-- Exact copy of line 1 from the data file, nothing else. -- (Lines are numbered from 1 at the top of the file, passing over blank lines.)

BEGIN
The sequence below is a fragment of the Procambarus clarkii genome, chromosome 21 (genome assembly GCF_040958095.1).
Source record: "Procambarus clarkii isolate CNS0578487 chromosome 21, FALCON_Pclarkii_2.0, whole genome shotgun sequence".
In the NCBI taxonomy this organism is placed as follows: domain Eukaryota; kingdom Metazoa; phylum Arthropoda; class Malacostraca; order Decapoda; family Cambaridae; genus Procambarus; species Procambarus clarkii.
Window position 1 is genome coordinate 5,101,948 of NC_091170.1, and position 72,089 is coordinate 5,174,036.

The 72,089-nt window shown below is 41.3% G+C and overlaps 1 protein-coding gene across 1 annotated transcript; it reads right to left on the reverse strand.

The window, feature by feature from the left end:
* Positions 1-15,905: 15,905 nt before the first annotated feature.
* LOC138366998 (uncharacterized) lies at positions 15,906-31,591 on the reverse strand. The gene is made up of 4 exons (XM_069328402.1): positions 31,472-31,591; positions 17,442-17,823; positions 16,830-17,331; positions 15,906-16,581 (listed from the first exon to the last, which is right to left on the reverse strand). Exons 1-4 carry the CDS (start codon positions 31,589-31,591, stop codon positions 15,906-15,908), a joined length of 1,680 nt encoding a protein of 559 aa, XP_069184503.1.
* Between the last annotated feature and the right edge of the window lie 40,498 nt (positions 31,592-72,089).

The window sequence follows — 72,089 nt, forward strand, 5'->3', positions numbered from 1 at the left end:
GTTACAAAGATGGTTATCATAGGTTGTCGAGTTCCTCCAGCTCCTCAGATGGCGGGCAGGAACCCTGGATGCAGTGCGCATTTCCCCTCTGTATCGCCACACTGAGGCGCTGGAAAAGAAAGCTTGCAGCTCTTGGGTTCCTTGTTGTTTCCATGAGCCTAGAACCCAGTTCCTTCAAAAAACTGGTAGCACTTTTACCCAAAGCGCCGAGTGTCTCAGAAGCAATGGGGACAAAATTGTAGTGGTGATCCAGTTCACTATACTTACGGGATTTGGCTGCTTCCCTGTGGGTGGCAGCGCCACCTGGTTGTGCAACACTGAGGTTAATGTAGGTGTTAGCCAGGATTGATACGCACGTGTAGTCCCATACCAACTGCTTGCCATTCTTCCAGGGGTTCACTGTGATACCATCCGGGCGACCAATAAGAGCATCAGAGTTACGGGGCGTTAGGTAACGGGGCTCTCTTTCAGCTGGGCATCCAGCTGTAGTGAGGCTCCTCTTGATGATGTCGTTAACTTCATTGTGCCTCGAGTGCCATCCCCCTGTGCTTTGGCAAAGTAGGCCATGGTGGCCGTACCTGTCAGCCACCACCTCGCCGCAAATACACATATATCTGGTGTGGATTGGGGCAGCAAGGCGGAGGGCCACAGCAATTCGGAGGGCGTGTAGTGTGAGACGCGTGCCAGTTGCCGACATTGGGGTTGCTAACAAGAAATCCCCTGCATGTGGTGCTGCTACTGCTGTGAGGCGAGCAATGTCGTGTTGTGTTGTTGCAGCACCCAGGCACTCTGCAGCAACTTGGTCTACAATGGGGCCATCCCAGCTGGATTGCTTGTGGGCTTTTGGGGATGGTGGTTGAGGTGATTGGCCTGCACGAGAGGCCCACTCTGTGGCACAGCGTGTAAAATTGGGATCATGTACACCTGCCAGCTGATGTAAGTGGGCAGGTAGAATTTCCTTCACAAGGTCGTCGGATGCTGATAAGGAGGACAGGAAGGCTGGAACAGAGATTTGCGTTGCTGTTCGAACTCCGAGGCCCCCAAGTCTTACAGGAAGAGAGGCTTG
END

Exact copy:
The sequence below is a fragment of the Procambarus clarkii genome, chromosome 21 (genome assembly GCF_040958095.1).